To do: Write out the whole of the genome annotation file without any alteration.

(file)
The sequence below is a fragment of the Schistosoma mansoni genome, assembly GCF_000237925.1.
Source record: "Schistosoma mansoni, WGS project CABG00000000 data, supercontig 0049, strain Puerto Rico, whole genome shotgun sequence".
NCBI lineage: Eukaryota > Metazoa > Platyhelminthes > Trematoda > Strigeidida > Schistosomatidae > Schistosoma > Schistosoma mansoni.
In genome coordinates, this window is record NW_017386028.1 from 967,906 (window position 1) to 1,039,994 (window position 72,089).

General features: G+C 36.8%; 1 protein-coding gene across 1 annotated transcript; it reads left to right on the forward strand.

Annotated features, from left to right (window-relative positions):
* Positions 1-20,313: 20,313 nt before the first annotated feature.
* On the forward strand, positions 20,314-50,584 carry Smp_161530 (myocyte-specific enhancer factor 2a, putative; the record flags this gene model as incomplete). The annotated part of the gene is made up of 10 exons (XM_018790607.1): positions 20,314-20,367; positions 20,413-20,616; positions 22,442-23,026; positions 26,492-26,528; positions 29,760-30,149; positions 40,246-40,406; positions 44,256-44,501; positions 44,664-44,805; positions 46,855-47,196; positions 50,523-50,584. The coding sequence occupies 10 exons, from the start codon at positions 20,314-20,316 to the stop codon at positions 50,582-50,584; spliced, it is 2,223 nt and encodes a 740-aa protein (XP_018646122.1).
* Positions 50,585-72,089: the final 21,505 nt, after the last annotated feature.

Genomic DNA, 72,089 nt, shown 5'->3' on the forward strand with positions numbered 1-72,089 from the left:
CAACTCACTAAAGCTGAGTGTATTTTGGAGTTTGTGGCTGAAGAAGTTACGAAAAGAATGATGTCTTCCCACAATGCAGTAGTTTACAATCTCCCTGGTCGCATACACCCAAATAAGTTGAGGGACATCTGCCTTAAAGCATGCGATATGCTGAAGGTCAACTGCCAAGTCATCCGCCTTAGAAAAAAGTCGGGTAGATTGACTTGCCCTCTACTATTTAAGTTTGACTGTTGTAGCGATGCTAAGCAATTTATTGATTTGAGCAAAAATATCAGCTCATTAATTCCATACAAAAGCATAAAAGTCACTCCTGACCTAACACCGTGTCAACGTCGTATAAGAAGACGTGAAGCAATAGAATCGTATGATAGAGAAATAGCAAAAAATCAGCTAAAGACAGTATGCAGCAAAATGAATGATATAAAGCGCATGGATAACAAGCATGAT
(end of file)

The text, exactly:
The sequence below is a fragment of the Schistosoma mansoni genome, assembly GCF_000237925.1.
Source record: "Schistosoma mansoni, WGS project CABG00000000 data, supercontig 0049, strain Puerto Rico, whole genome shotgun sequence".
NCBI lineage: Eukaryota > Metazoa > Platyhelminthes > Trematoda > Strigeidida > Schistosomatidae > Schistosoma > Schistosoma mansoni.
In genome coordinates, this window is record NW_017386028.1 from 967,906 (window position 1) to 1,039,994 (window position 72,089).

General features: G+C 36.8%; 1 protein-coding gene across 1 annotated transcript; it reads left to right on the forward strand.

Annotated features, from left to right (window-relative positions):
* Positions 1-20,313: 20,313 nt before the first annotated feature.
* On the forward strand, positions 20,314-50,584 carry Smp_161530 (myocyte-specific enhancer factor 2a, putative; the record flags this gene model as incomplete). The annotated part of the gene is made up of 10 exons (XM_018790607.1): positions 20,314-20,367; positions 20,413-20,616; positions 22,442-23,026; positions 26,492-26,528; positions 29,760-30,149; positions 40,246-40,406; positions 44,256-44,501; positions 44,664-44,805; positions 46,855-47,196; positions 50,523-50,584. The coding sequence occupies 10 exons, from the start codon at positions 20,314-20,316 to the stop codon at positions 50,582-50,584; spliced, it is 2,223 nt and encodes a 740-aa protein (XP_018646122.1).
* Positions 50,585-72,089: the final 21,505 nt, after the last annotated feature.

Genomic DNA, 72,089 nt, shown 5'->3' on the forward strand with positions numbered 1-72,089 from the left:
CAACTCACTAAAGCTGAGTGTATTTTGGAGTTTGTGGCTGAAGAAGTTACGAAAAGAATGATGTCTTCCCACAATGCAGTAGTTTACAATCTCCCTGGTCGCATACACCCAAATAAGTTGAGGGACATCTGCCTTAAAGCATGCGATATGCTGAAGGTCAACTGCCAAGTCATCCGCCTTAGAAAAAAGTCGGGTAGATTGACTTGCCCTCTACTATTTAAGTTTGACTGTTGTAGCGATGCTAAGCAATTTATTGATTTGAGCAAAAATATCAGCTCATTAATTCCATACAAAAGCATAAAAGTCACTCCTGACCTAACACCGTGTCAACGTCGTATAAGAAGACGTGAAGCAATAGAATCGTATGATAGAGAAATAGCAAAAAATCAGCTAAAGACAGTATGCAGCAAAATGAATGATATAAAGCGCATGGATAACAAGCATGAT